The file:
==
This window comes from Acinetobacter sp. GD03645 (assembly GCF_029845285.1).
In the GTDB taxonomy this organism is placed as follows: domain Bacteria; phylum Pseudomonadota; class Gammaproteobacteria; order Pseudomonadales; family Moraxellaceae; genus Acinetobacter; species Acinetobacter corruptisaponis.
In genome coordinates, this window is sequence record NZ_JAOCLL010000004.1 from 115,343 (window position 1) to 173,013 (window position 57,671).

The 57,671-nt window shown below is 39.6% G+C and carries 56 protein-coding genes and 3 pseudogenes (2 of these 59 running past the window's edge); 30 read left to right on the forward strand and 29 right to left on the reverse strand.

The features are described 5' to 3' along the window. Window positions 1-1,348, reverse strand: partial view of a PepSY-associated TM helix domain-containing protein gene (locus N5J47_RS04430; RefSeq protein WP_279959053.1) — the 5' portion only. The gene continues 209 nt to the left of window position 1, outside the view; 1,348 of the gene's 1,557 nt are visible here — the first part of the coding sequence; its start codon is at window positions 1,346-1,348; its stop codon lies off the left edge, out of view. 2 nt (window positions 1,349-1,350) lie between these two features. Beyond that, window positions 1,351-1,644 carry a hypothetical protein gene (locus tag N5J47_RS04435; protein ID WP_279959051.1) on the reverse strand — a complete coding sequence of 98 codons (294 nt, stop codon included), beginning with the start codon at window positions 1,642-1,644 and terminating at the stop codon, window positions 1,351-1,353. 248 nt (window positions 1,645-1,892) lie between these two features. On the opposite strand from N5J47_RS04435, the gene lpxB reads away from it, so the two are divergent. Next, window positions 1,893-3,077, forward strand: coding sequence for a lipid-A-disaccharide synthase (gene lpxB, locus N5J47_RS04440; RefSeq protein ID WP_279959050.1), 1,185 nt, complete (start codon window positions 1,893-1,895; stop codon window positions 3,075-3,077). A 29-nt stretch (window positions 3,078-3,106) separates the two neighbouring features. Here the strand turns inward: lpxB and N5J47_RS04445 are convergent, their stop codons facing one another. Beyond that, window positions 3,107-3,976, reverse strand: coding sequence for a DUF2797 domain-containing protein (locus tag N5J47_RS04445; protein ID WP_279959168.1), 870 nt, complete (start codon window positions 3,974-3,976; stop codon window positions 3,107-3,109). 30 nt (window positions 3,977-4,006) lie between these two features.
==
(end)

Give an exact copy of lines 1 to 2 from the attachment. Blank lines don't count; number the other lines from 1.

This window comes from Acinetobacter sp. GD03645 (assembly GCF_029845285.1).
In the GTDB taxonomy this organism is placed as follows: domain Bacteria; phylum Pseudomonadota; class Gammaproteobacteria; order Pseudomonadales; family Moraxellaceae; genus Acinetobacter; species Acinetobacter corruptisaponis.